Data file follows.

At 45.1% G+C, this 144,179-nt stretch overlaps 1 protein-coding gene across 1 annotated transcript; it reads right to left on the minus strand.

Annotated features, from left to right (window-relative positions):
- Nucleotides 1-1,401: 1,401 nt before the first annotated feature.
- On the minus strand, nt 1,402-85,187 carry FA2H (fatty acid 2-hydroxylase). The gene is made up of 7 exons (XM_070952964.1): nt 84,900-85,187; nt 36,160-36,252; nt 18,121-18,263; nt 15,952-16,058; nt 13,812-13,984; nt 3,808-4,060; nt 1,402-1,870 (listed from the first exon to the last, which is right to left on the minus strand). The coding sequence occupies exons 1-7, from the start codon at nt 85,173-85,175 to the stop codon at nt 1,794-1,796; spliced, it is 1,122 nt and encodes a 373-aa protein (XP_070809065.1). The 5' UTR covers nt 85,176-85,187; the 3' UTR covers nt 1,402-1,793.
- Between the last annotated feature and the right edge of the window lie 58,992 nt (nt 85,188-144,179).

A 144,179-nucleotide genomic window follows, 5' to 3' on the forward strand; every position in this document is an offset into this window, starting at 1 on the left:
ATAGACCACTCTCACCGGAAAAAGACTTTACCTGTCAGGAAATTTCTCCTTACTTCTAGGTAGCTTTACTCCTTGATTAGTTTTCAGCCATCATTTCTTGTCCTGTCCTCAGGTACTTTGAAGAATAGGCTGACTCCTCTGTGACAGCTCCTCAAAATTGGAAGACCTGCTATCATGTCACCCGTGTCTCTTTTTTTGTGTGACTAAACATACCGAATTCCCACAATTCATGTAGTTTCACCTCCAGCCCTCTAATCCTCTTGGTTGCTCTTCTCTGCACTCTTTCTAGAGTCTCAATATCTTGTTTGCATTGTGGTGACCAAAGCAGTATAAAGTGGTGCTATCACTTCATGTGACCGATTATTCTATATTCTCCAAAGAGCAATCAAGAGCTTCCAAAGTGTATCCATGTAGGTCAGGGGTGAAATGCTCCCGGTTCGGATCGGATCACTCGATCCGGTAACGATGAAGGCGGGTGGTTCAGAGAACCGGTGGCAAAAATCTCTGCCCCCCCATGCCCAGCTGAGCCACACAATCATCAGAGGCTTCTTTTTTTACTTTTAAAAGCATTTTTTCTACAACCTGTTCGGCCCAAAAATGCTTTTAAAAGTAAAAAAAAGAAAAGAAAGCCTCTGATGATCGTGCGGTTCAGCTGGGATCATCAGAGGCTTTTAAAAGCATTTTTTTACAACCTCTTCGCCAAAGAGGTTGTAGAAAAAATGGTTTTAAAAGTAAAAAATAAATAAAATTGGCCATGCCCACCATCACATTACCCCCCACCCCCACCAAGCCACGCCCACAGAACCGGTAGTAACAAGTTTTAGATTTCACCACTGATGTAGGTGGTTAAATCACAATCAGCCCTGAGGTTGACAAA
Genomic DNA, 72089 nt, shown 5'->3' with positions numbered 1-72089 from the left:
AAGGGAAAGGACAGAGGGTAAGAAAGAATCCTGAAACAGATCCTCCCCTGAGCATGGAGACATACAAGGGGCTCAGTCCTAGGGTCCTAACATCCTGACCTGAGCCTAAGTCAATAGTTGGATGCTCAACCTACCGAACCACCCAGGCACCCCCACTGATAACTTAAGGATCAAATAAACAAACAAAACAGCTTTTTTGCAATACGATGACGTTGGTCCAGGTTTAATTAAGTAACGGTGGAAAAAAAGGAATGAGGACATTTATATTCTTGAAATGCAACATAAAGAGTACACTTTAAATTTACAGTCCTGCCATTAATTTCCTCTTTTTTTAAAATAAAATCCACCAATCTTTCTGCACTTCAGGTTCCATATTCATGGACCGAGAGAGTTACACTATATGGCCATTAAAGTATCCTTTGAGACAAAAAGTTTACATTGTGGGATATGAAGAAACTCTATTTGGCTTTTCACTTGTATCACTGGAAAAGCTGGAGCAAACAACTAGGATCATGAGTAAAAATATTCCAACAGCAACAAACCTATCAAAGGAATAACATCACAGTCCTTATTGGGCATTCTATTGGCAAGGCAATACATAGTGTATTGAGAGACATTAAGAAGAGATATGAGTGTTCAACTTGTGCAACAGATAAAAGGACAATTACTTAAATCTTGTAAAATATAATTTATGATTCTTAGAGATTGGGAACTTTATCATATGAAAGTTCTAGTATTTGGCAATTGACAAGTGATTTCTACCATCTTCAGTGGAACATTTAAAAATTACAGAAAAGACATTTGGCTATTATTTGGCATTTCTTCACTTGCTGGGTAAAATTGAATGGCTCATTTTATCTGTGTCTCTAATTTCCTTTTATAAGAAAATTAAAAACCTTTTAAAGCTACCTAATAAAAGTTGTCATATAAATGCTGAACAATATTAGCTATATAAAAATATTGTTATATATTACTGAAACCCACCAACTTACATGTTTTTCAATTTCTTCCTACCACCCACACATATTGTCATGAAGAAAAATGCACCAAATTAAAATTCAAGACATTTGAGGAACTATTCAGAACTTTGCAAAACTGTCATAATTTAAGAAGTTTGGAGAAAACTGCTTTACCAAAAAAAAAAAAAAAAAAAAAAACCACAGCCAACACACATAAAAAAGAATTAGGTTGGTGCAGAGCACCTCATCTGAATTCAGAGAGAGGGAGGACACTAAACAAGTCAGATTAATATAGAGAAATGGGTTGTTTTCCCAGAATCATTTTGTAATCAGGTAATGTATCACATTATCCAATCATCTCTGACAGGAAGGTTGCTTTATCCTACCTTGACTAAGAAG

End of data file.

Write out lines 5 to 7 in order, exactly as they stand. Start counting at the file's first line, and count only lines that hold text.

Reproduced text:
- Between the last annotated feature and the right edge of the window lie 58,992 nt (nt 85,188-144,179).

A 144,179-nucleotide genomic window follows, 5' to 3' on the forward strand; every position in this document is an offset into this window, starting at 1 on the left:
ATAGACCACTCTCACCGGAAAAAGACTTTACCTGTCAGGAAATTTCTCCTTACTTCTAGGTAGCTTTACTCCTTGATTAGTTTTCAGCCATCATTTCTTGTCCTGTCCTCAGGTACTTTGAAGAATAGGCTGACTCCTCTGTGACAGCTCCTCAAAATTGGAAGACCTGCTATCATGTCACCCGTGTCTCTTTTTTTGTGTGACTAAACATACCGAATTCCCACAATTCATGTAGTTTCACCTCCAGCCCTCTAATCCTCTTGGTTGCTCTTCTCTGCACTCTTTCTAGAGTCTCAATATCTTGTTTGCATTGTGGTGACCAAAGCAGTATAAAGTGGTGCTATCACTTCATGTGACCGATTATTCTATATTCTCCAAAGAGCAATCAAGAGCTTCCAAAGTGTATCCATGTAGGTCAGGGGTGAAATGCTCCCGGTTCGGATCGGATCACTCGATCCGGTAACGATGAAGGCGGGTGGTTCAGAGAACCGGTGGCAAAAATCTCTGCCCCCCCATGCCCAGCTGAGCCACACAATCATCAGAGGCTTCTTTTTTTACTTTTAAAAGCATTTTTTCTACAACCTGTTCGGCCCAAAAATGCTTTTAAAAGTAAAAAAAAGAAAAGAAAGCCTCTGATGATCGTGCGGTTCAGCTGGGATCATCAGAGGCTTTTAAAAGCATTTTTTTACAACCTCTTCGCCAAAGAGGTTGTAGAAAAAATGGTTTTAAAAGTAAAAAATAAATAAAATTGGCCATGCCCACCATCACATTACCCCCCACCCCCACCAAGCCACGCCCACAGAACCGGTAGTAACAAGTTTTAGATTTCACCACTGATGTAGGTGGTTAAATCACAATCAGCCCTGAGGTTGACAAA